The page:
If a gym owner or club manager hires an extroverted, enthusiastic, well-spoken individual, it does not mean they will automatically have success with selling fitness services. Of course, behavioral traits and natural abilities are important when selecting your new sales/fitness professionals, however, there are also 4 key skills/differentiators that should be taught early to transform a sales newbie into a veteran fitness professional.
Utilizing Both Elements of Persuasion
People make decisions both objectively and subjectively. Purchasing fitness services, whether they are online or in-person, is primarily emotionally driven. However, the decision still needs to make sense logically for that person to justify their decision after the transaction. Logic andemotion are the two elements of persuasion, and each prospect requires a different balance of the two to be persuaded. If the presentation is fact driven and lacks emotion, the conversation will not generate the excitement required to influence change. Onthe flip side, if a presentation focuses too much on consumer emotion, prospects may feel they are being manipulated. A fitness professional must communicate to both sides of the prospect’s brain to have the entirety of the sale come together.
Vocabulary and Trigger Words
When touring around the gym with a guest, there may be some aspects of the club they prefer more than others. It is important to get a sense of what the guest is looking for and ensure you tighten up your vocabulary to appeal to their unconscious. For example, when highlighting treadmills or ellipticals try using the term “cardio training” instead of “cardio machines”. The word “machine” may have a negative connotation for someone who prefers outdoor exercise. Another example is how you describe your personal trainers. Trigger words like “certified” will build trust, and “coach” will cause the prospect to reflect back on positive experiences with a mentor. Lastly, fitness professionals should modify their vocabulary to use trigger words such as “today”, “now”, “results”, “fast”, and “quick” to drive action and help the sale move forward.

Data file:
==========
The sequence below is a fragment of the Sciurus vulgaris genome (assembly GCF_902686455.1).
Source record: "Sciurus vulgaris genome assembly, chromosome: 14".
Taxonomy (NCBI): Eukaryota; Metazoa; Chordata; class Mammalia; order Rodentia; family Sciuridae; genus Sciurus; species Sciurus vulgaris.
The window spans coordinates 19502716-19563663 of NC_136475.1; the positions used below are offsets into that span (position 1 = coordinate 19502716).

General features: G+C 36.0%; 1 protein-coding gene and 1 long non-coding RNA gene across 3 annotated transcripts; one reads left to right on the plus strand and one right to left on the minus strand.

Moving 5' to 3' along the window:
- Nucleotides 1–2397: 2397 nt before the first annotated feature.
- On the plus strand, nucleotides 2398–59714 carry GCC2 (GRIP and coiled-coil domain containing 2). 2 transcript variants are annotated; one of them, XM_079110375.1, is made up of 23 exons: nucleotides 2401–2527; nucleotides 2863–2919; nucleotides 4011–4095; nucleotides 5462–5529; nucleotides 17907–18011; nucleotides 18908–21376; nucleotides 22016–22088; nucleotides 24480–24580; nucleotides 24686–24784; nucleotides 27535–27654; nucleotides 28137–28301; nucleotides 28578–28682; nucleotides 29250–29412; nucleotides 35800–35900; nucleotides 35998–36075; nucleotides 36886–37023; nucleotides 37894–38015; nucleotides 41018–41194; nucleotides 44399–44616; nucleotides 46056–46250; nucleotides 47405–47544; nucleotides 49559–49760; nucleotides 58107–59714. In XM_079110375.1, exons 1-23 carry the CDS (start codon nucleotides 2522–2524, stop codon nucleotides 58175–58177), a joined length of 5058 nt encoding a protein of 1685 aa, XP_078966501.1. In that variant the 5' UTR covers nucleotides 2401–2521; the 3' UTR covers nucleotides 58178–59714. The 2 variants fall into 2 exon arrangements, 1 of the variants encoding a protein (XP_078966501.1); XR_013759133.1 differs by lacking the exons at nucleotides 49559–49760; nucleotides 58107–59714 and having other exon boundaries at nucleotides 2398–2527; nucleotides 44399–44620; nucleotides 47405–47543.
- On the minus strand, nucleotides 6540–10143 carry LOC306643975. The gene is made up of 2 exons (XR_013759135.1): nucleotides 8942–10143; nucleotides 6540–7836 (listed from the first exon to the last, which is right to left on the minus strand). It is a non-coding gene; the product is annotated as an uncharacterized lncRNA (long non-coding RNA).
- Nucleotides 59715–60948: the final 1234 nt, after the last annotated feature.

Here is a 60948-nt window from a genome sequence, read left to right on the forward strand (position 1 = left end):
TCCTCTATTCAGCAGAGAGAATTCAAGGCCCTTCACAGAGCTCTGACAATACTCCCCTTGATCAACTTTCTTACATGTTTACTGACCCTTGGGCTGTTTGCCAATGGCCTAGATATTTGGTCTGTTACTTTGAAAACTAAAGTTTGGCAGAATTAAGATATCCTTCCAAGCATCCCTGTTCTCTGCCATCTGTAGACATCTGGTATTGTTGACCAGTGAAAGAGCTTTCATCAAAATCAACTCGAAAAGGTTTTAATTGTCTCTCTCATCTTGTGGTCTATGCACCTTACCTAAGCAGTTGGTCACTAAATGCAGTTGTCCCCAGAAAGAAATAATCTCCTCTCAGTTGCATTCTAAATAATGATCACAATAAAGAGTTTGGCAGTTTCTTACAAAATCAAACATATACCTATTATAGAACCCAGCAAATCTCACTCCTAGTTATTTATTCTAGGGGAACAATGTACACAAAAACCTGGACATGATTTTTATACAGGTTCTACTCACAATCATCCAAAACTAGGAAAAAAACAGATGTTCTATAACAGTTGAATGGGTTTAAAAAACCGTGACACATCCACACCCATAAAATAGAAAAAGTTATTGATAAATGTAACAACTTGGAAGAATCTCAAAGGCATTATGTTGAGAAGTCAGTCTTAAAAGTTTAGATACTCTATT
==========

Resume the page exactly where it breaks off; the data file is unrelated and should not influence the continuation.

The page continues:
Preventing Future Objections
The easiest objections to handle are the ones that no longer exist. From the moment prospects walk into the facility, fear and anxiety are rushing through their veins. It is often more comfortable for potential buyers to come up with an excuse not to make a buying decision than to muster up the courage to commit. Fitness professionals must gather vast amounts of information about the prospect (in a noninvasive way) to prevent any of these excuses or what are better known as “smokescreen objections.” The term “collecting ammunition” refers to gathering information throughout the sales presentation to “fire back” when a prospect throws out an objection. Not all guests are easy to influence, so fitness professionals need to cover their ground by collecting as much ammo as possible. Despite a wide array of possibilities, all smoke screens can be circled back to 5 specific objections;Spouse, Time, Think About It/Shop Around, On My Own, Money/Value.
There is a lot of misinformation on fitness, nutrition, and just getting fit as a whole. It is confusing and nearly impossible for the average person to decipher what is misleading and what is accurate. Misinformation is why more and more consumers are craving “Education-Based Selling” (EBS). EBS is the process of transforming prospects into better and more informed customers. When fitness professionals make an up-front investment in their prospects, they provide with them the education to create a better decision while simultaneously establishing themselves as both a fitness expert and a trusted advisor. EBS is not absolutely essential when selling a $10/ month membership but is critical when pushing higher-ticket items such as a $120/month boutique membership or a $10,000/year personal training package. What would the preference of a fitness newbie be? Would they rather someone sell them or educate them? By educating guests, fitness professionals do not come across as aggressive sales reps. Because today’s customers live in an immediately gratifying consumer environment, educating guests on fitness provides a greater sense of appreciation and value. Instead of focusing solely on influencing tactics, fitness professionals benefit more from putting on their teaching shoes to create better buyers.